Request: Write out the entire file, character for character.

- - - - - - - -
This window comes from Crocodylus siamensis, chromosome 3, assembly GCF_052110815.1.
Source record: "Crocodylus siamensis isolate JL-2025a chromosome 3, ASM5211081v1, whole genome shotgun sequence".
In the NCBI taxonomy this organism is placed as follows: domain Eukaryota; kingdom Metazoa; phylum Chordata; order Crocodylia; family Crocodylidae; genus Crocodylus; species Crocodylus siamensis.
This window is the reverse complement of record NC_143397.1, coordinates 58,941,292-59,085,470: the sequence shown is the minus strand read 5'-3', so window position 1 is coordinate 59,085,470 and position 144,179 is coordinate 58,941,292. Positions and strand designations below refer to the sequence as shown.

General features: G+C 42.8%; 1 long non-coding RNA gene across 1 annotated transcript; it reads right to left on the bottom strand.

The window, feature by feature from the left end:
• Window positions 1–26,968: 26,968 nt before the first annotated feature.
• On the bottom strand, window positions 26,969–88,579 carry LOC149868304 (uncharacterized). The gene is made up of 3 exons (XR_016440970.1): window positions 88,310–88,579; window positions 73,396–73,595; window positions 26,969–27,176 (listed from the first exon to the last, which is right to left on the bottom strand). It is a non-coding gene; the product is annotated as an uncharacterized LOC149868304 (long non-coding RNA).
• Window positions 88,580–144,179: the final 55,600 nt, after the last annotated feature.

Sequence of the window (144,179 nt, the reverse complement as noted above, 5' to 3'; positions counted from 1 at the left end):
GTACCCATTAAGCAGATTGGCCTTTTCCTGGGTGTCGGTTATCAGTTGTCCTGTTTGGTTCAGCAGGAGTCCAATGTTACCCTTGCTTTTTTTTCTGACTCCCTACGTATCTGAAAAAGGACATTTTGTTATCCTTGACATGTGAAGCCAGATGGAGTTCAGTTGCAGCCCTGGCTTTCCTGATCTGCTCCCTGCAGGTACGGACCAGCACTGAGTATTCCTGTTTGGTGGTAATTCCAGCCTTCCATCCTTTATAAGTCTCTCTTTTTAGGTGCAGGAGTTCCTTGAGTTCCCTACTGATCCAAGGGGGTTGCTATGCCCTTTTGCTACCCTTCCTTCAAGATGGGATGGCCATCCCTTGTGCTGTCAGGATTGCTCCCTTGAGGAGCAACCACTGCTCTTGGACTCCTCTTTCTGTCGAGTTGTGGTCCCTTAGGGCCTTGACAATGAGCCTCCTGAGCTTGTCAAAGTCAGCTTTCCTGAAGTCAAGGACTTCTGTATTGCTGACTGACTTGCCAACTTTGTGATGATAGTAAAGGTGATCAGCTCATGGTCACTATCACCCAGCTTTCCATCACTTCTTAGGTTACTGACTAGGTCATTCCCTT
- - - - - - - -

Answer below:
This window comes from Crocodylus siamensis, chromosome 3, assembly GCF_052110815.1.
Source record: "Crocodylus siamensis isolate JL-2025a chromosome 3, ASM5211081v1, whole genome shotgun sequence".
In the NCBI taxonomy this organism is placed as follows: domain Eukaryota; kingdom Metazoa; phylum Chordata; order Crocodylia; family Crocodylidae; genus Crocodylus; species Crocodylus siamensis.
This window is the reverse complement of record NC_143397.1, coordinates 58,941,292-59,085,470: the sequence shown is the minus strand read 5'-3', so window position 1 is coordinate 59,085,470 and position 144,179 is coordinate 58,941,292. Positions and strand designations below refer to the sequence as shown.

General features: G+C 42.8%; 1 long non-coding RNA gene across 1 annotated transcript; it reads right to left on the bottom strand.

The window, feature by feature from the left end:
• Window positions 1–26,968: 26,968 nt before the first annotated feature.
• On the bottom strand, window positions 26,969–88,579 carry LOC149868304 (uncharacterized). The gene is made up of 3 exons (XR_016440970.1): window positions 88,310–88,579; window positions 73,396–73,595; window positions 26,969–27,176 (listed from the first exon to the last, which is right to left on the bottom strand). It is a non-coding gene; the product is annotated as an uncharacterized LOC149868304 (long non-coding RNA).
• Window positions 88,580–144,179: the final 55,600 nt, after the last annotated feature.

Sequence of the window (144,179 nt, the reverse complement as noted above, 5' to 3'; positions counted from 1 at the left end):
GTACCCATTAAGCAGATTGGCCTTTTCCTGGGTGTCGGTTATCAGTTGTCCTGTTTGGTTCAGCAGGAGTCCAATGTTACCCTTGCTTTTTTTTCTGACTCCCTACGTATCTGAAAAAGGACATTTTGTTATCCTTGACATGTGAAGCCAGATGGAGTTCAGTTGCAGCCCTGGCTTTCCTGATCTGCTCCCTGCAGGTACGGACCAGCACTGAGTATTCCTGTTTGGTGGTAATTCCAGCCTTCCATCCTTTATAAGTCTCTCTTTTTAGGTGCAGGAGTTCCTTGAGTTCCCTACTGATCCAAGGGGGTTGCTATGCCCTTTTGCTACCCTTCCTTCAAGATGGGATGGCCATCCCTTGTGCTGTCAGGATTGCTCCCTTGAGGAGCAACCACTGCTCTTGGACTCCTCTTTCTGTCGAGTTGTGGTCCCTTAGGGCCTTGACAATGAGCCTCCTGAGCTTGTCAAAGTCAGCTTTCCTGAAGTCAAGGACTTCTGTATTGCTGACTGACTTGCCAACTTTGTGATGATAGTAAAGGTGATCAGCTCATGGTCACTATCACCCAGCTTTCCATCACTTCTTAGGTTACTGACTAGGTCATTCCCTT